I waited somewhat impatiently in a perpetually long line to use the restroom at Sankofa African Bar & Restaurant in Salvador, Bahia, Brazil, and when I glanced around, I saw two black women behind me whispering to each other and smiling. I later learned that one of the women was Brazilian and the other was African. Quite casually, one of them asked me (in Portuguese): “Where are you from? Are you from Brazil?” Before I could answer, the other smiled and chimed in: “See, I think she’s African, maybe from … Angola?” The other responded quickly: “Look, she has a long face, and that forehead.” The other interrupted: “But her lips (looked at my lips and frowned) are too … (shook her head no).” Curious about the interaction, I remained quiet and smiled coyly, refusing to speak in order not to reveal my accent and/or my identity. When the anticipation (and my discomfort with them deconstructing my facial features) was too much to bear, I revealed: “I’m from the United States.” To which one of the women said to the other: “See I told you! But, you (referring to me) look like you could be from here [Brazil].” This brief interaction alludes to what happens when diasporic groups meet: misidentifications may complicate coalition building, but expectations of solidarity and similarity are also suggestive of the possibilities of diasporic engagement.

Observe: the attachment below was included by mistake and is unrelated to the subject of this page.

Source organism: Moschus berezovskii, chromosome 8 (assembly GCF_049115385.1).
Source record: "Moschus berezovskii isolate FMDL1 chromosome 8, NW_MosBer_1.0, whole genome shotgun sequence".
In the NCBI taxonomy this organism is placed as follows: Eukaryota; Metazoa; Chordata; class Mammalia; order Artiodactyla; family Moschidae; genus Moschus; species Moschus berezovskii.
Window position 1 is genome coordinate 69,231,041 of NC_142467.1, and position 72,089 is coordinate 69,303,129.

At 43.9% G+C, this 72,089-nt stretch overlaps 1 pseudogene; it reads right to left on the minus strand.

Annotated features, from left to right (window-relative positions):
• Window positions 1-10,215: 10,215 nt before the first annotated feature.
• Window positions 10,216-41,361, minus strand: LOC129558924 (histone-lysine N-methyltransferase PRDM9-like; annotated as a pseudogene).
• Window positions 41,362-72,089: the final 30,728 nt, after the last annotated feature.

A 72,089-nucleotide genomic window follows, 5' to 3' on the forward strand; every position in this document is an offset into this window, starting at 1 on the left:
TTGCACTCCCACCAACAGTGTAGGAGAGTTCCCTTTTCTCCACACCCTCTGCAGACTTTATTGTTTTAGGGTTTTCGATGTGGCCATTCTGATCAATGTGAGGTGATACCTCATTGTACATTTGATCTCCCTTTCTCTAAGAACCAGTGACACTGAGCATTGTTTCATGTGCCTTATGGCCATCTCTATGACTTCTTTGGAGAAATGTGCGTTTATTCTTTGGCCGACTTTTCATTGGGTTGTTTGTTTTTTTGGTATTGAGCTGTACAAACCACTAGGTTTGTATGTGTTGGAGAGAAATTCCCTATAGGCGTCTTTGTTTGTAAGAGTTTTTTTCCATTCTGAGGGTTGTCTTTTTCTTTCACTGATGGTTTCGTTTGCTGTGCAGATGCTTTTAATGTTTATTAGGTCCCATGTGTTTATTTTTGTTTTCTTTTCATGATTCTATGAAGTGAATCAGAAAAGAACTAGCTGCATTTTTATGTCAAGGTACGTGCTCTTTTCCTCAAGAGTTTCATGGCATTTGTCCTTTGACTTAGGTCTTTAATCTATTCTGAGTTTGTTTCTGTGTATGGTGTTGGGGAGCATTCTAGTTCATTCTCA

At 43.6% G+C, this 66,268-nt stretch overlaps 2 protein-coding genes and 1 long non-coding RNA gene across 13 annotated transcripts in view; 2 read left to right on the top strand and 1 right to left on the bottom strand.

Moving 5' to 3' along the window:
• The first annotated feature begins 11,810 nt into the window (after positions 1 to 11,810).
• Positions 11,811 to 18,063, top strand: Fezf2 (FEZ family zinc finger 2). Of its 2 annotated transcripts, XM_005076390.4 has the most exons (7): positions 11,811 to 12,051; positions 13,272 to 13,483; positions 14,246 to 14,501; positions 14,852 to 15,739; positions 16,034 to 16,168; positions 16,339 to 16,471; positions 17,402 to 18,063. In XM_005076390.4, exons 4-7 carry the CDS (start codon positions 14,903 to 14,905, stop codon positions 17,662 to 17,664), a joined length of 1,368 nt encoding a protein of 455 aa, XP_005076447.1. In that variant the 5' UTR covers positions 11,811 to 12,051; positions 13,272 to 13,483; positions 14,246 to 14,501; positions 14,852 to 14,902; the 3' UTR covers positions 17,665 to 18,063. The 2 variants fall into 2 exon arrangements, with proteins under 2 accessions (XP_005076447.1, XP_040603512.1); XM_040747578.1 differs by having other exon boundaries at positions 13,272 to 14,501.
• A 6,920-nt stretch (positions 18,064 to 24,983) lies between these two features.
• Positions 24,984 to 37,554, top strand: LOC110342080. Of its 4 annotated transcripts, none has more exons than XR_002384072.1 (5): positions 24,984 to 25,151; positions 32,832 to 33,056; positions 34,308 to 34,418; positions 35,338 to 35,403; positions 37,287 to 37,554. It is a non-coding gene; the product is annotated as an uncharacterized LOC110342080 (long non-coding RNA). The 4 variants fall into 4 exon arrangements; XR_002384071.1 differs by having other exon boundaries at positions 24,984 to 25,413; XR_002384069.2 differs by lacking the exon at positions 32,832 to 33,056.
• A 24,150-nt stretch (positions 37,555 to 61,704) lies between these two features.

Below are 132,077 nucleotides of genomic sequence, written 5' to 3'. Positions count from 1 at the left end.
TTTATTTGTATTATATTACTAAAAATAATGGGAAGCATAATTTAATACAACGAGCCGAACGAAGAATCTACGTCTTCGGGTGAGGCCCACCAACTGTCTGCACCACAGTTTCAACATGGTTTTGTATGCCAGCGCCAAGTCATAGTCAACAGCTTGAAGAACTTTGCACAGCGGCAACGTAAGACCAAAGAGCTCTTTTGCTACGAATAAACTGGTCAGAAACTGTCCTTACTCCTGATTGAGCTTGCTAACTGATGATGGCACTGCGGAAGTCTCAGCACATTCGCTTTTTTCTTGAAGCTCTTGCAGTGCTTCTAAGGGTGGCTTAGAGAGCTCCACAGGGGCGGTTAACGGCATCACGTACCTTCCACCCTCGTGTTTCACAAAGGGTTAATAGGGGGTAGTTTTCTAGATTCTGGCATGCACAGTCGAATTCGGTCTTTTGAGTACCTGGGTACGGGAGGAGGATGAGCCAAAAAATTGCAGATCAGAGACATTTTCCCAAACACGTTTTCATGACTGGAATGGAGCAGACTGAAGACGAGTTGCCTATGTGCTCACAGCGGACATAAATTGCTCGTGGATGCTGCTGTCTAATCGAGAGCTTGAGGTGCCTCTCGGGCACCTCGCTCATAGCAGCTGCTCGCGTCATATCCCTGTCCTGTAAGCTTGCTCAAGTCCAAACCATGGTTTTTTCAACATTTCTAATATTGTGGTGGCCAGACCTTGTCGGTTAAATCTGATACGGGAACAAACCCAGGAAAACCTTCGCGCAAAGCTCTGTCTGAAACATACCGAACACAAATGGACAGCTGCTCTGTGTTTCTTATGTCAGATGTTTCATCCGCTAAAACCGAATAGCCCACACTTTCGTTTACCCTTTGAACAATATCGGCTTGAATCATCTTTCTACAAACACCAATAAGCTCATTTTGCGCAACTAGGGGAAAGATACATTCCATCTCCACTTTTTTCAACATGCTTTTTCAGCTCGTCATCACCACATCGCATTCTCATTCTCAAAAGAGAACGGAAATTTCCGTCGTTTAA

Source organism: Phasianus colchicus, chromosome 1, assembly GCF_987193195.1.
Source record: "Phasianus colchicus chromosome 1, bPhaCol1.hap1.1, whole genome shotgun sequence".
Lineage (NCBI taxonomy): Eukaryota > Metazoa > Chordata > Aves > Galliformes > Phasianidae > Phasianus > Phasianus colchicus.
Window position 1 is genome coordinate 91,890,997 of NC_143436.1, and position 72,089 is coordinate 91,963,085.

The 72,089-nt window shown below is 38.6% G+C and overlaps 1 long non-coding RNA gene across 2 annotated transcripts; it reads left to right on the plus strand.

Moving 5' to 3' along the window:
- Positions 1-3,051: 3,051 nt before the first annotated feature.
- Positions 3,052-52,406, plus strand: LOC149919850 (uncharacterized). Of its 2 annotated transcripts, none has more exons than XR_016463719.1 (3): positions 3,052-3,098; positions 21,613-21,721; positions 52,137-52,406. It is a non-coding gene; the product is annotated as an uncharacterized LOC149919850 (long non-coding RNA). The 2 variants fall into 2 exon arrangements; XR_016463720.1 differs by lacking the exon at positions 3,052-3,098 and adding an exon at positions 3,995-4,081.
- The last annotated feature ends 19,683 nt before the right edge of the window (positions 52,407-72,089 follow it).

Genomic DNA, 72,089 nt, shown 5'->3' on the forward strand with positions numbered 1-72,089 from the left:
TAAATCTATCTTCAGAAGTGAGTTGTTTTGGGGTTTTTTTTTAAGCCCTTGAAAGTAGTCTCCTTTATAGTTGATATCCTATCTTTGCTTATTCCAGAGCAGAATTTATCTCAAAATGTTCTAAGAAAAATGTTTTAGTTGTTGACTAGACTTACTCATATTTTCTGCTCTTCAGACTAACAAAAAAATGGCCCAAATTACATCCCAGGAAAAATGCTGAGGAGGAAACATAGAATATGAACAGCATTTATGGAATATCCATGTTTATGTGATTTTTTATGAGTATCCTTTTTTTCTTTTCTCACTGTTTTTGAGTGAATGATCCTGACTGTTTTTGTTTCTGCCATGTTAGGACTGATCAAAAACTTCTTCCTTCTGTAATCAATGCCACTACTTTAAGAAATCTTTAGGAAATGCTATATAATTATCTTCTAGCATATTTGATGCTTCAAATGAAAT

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- Brokering Black Brazil or Fostering Global Citizenship? Global Engagement that Empowers Black Brazilian Communities
- Copyright Year
- Palgrave Macmillan US